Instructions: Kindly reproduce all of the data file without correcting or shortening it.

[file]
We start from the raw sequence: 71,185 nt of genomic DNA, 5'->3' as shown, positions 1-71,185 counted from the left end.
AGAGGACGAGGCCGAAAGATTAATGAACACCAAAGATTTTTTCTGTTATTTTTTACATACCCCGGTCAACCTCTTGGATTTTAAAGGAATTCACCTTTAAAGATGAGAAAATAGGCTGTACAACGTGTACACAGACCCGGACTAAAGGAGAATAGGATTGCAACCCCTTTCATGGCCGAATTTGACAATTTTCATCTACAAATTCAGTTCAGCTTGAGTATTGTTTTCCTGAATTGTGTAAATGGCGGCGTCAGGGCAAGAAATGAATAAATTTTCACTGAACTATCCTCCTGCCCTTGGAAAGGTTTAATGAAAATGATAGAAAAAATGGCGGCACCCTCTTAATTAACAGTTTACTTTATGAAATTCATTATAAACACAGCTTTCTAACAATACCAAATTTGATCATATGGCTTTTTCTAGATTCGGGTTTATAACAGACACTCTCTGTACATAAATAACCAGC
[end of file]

We start from the raw sequence: 71,185 nt of genomic DNA, 5'->3' as shown, positions 1-71,185 counted from the left end.
AGAGGACGAGGCCGAAAGATTAATGAACACCAAAGATTTTTTCTGTTATTTTTTACATACCCCGGTCAACCTCTTGGATTTTAAAGGAATTCACCTTTAAAGATGAGAAAATAGGCTGTACAACGTGTACACAGACCCGGACTAAAGGAGAATAGGATTGCAACCCCTTTCATGGCCGAATTTGACAATTTTCATCTACAAATTCAGTTCAGCTTGAGTATTGTTTTCCTGAATTGTGTAAATGGCGGCGTCAGGGCAAGAAATGAATAAATTTTCACTGAACTATCCTCCTGCCCTTGGAAAGGTTTAATGAAAATGATAGAAAAAATGGCGGCACCCTCTTAATTAACAGTTTACTTTATGAAATTCATTATAAACACAGCTTTCTAACAATACCAAATTTGATCATATGGCTTTTTCTAGATTCGGGTTTATAACAGACACTCTCTGTACATAAATAACCAGC